Carbon tax repeal for consumers

The Australian Government repealed the carbon tax on 17 July 2014 and gave the ACCC extra powers to ensure that consumers see the benefits as quickly as possible.

The ACCC's role

Our extra powers focus on regulated goods – electricity, natural gas and synthetic greenhouse gases (typically refrigerant gases) – because these were the goods most significantly affected by the carbon tax. The Minister has the power to add to the list of regulated goods if necessary.

All goods and services are also covered by laws that deal with false and misleading claims. Businesses must not make false or misleading claims about the effect of the carbon tax or its repeal on their prices.

See: Our role in carbon tax repeal

What benefits will you see from the carbon tax repeal?

Businesses that had been passing on their carbon tax costs should now be passing through the benefit of the carbon tax repeal to consumers by removing those costs – particularly those costs associated with key goods such as electricity or gas.

Consumers will see information from gas and electricity retailers on estimated cost savings by 15 September 2014. This is called a statement to customers.

Key businesses making certain regulated supplies must also put information on estimated cost savings up on the business’ website until the end of 30 June 2015. This is called a carbon tax removal substantiation statement.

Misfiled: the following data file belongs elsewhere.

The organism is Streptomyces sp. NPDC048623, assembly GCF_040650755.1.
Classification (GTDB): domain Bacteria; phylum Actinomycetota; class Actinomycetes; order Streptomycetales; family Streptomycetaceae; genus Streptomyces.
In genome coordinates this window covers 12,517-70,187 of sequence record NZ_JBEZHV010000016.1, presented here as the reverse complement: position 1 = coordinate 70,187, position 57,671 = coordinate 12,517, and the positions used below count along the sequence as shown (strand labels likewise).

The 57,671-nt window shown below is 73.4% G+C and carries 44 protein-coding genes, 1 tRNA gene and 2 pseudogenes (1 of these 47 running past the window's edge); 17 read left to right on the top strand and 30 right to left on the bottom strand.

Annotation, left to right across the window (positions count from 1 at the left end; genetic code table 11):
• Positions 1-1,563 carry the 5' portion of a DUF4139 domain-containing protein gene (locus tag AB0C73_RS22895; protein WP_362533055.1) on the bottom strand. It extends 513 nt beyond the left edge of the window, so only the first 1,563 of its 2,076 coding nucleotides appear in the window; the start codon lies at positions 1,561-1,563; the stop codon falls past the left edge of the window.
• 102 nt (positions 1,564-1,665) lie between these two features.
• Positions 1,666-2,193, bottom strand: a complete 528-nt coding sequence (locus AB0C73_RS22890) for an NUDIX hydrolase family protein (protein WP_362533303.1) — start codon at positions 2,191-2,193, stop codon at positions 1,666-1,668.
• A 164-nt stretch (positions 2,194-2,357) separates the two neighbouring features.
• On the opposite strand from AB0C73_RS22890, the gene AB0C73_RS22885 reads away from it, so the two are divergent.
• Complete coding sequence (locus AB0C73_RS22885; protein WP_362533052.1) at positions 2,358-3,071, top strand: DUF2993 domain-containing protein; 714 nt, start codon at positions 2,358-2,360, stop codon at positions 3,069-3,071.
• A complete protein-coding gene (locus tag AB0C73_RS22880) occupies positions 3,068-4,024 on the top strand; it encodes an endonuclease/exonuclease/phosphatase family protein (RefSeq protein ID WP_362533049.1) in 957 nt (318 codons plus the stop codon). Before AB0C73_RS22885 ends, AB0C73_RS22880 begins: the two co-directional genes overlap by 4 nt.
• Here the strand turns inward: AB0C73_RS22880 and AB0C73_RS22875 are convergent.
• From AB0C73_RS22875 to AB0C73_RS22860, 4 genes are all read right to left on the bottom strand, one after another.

As the costs of regulated goods come down, other businesses will be able to pass these savings on to consumers and the benefits of the carbon tax repeal will flow through.

What should consumers do?

You have a right not to be misled by any claims about the effect of the carbon tax or its repeal on prices. Ask questions so you can make informed choices about products and services.

Shop around

Wherever possible shop around for the best deal and test any claims made about the effect of the carbon tax or its repeal on prices.

Discuss the matter first

If you are not happy with a price discuss the matter with the business first if you can. There may be a good reason why prices have not come down yet and the business may be considering refunds in your next bill.

Report anti-competitive conduct to the ACCC

As always, if you think businesses you are dealing with might be agreeing on prices with competitors or trying to keep other businesses from lowering their prices – report it to the ACCC.

Carbon-related scams

Watch out for carbon-related scams operating via phone calls or emails, which may include:

  • offering to pay money such as a refund as a result of the carbon tax repeal into your bank account
  • claiming you need to pay or transfer money to receive a compensation payment or tax refund
  • asking survey questions about carbon.

If you receive such a call or email, verify the details independently.

Information about how to protect yourself from scams is available at www.scamwatch.gov.au.

More information

Carbon tax repeal

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